• “Demilitarized Zones,” Real Estate Law (1997)
  • “Government Cost Recovery after the Cleanup: Do the Superfund Amendments Give the EPA a License to Squander?” 42 Baylor Law Review 53 (1990)
  • “The Negligent Commercial Transaction Tort: Imposing Common Law Liability on Merchants for Sales and Leases to ‘Defective Customers,” Duke Law Journal 755 (1988)

 Mr. Howard's experience includes:

  • West coast public nuisance, product liability, and natural resource damages cases brought by municipalities against a former chemical manufacturer.
  • Toxic tort and product liability cases, including Newman v. Stringfellow, relating to Stringfellow disposal facility claims of 4,000 plaintiffs in Riverside, California; Alderman v. Cadillac Fairview/California and related litigation in Torrance, California; Acevedo v. Union Pacific Railroad, relating to claims of 1,900 plaintiffs in Mission, Texas.
  • Defense of federal and state civil and criminal environmental enforcement actions. Represented San Diego Gas & Electric in the federal criminal Clean Air Act asbestos NESHAP trial, United States v. San Diego Gas & Electric (SD Cal. 2006 – 2009), and Sempra Energy in the civil case, County of San Diego v. Sempra Energy (2006).
  • San Diego Bay contaminated sediment and cost recovery cases in America’s Cup Harbor, Campbell Shipyard, NASSCO Shipyard. Represented Campbell Industries and Marine Construction and Design Co. in the complex multi-party federal court litigation.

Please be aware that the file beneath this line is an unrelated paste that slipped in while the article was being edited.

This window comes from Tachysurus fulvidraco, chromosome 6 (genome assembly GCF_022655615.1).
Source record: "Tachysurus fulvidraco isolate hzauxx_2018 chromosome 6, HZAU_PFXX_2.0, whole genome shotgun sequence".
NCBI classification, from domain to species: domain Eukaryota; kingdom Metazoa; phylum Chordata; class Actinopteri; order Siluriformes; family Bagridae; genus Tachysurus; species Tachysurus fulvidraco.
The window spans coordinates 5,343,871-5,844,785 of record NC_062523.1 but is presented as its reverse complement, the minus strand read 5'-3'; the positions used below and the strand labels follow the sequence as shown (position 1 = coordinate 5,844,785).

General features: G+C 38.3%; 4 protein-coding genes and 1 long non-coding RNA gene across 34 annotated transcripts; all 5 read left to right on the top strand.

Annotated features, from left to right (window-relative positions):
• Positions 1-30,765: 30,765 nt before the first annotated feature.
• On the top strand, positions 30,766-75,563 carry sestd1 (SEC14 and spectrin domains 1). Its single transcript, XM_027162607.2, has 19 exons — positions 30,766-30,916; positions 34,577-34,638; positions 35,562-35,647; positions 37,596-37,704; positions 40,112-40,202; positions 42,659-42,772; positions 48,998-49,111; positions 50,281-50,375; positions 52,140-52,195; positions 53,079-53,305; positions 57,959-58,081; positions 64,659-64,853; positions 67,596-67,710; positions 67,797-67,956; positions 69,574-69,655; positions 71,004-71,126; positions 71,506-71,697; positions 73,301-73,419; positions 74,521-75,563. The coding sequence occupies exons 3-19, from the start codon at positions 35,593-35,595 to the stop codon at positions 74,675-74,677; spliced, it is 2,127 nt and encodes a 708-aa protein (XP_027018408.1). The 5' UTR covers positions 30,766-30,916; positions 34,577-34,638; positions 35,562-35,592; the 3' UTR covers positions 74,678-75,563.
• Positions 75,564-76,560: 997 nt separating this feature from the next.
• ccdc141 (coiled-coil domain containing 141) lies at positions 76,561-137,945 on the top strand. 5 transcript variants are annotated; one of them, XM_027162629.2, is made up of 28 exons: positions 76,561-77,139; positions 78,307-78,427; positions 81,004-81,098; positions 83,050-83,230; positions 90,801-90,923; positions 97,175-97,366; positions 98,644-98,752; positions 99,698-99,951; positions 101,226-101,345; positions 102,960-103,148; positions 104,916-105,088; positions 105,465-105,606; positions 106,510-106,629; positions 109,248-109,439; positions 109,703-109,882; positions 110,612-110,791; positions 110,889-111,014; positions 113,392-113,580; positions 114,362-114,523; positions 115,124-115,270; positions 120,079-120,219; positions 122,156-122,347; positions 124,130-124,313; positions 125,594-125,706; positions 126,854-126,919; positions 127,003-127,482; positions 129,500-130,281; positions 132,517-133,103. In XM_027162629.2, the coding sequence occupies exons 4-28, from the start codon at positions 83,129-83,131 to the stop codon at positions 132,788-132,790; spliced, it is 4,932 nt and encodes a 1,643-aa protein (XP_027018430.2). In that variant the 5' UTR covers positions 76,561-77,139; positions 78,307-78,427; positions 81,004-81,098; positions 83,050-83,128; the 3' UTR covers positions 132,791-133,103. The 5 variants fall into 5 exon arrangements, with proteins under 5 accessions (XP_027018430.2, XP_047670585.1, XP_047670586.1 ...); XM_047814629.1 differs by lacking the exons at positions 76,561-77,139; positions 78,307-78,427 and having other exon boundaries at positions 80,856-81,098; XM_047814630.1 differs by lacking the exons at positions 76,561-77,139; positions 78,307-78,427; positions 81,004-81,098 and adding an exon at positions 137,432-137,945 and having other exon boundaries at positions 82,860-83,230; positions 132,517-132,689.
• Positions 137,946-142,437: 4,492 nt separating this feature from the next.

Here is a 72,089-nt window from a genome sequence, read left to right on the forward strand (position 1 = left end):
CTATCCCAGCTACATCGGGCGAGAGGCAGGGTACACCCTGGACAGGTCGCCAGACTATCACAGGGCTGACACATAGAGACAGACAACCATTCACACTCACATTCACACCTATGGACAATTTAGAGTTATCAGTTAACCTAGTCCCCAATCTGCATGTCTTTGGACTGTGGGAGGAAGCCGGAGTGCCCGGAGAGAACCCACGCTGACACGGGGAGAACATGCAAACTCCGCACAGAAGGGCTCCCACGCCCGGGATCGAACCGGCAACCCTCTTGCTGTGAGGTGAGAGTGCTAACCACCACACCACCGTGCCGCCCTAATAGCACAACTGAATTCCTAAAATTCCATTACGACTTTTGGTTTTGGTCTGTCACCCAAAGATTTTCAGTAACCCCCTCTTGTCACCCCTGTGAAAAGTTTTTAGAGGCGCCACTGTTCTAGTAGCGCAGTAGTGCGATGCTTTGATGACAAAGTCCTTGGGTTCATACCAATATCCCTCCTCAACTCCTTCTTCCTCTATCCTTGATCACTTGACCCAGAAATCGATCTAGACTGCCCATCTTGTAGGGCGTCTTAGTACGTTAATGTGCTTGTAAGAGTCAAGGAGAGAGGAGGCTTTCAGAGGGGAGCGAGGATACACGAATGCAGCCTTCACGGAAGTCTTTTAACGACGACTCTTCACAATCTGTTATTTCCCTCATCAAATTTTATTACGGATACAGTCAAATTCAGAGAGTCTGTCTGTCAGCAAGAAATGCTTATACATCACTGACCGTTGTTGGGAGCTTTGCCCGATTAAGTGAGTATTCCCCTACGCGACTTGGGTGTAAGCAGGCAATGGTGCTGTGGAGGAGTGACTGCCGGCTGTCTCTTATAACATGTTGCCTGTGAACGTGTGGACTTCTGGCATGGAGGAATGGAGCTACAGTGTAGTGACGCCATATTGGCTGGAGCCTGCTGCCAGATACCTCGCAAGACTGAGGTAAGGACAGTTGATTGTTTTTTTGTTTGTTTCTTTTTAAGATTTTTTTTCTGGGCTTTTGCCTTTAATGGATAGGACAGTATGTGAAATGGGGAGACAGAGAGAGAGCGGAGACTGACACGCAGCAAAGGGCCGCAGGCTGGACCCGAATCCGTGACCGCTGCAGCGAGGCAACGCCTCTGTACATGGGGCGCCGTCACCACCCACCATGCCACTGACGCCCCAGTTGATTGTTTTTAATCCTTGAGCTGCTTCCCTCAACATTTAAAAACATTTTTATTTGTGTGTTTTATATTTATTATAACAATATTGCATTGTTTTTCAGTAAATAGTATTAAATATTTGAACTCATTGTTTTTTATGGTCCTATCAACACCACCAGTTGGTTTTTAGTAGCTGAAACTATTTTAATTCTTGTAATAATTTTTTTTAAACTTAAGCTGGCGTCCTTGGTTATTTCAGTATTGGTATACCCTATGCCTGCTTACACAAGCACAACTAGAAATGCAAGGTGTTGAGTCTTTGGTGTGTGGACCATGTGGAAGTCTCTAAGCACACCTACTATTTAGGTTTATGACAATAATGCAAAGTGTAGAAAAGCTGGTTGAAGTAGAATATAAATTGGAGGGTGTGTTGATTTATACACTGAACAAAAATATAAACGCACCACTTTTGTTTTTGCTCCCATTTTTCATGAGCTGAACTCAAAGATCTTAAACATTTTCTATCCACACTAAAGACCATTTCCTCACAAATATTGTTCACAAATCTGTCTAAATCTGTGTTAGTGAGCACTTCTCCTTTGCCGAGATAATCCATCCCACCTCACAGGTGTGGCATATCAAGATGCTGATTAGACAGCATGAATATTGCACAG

• Coastal Environmental Rights Foundation v. City of San Diego, La Jolla Community Fireworks Foundation. Defense of nationally publicized lawsuits to cancel the 2010, 2011, and 2012 Independence Day fireworks displays under CEQA and state environmental laws.
  • Solar, wind, geothermal renewable energy, and water infrastructure development projects and related lawsuits in Western United States.
  • Redevelopment, cleanup, and cost recovery at federal and government contractor facilities: Naval Ordnance Station, Louisville, Kentucky; Naval Air Warfare Center, Indianapolis, Indiana; Naval Industrial Reserve Ordnance Plant, Pomona, California; and Naval Weapons Industrial Reserve Plants in Dallas, Texas; Bethpage, New York; Bedford, Massachusetts; Bristol, Tennessee; Norton Air Force Base; Naval Fuel Depot, Richmond, California; Indiana Ammunition Plant, Charlestown, Indiana; Elk Hills Naval Petroleum Reserve, Kern County, California; Air Force Plant 44, Tucson, Arizona; Air Force Plant 42, Palmdale, California; and Defense Nuclear Agency test facility, San Diego, California.

Bar Qualification

  • California
  • District of Columbia
  • Texas


  • JD, Duke University School of Law, 1989
  • MBA, Duke University, 1989
  • BS in Applied Physics, Tufts University, 1982
  • BSME in Mechanical Engineering, Tufts University, 1982
General Recognition Thumbnail
December 13, 2016 Recognition

Environmental MVP: Latham & Watkins' Robert Howard

Partner Robert Howard, chair of the San Diego office's Environment, Land & Resources Department, is recognized as an Environmental MVP for his work as lead national counsel for Monsanto Co.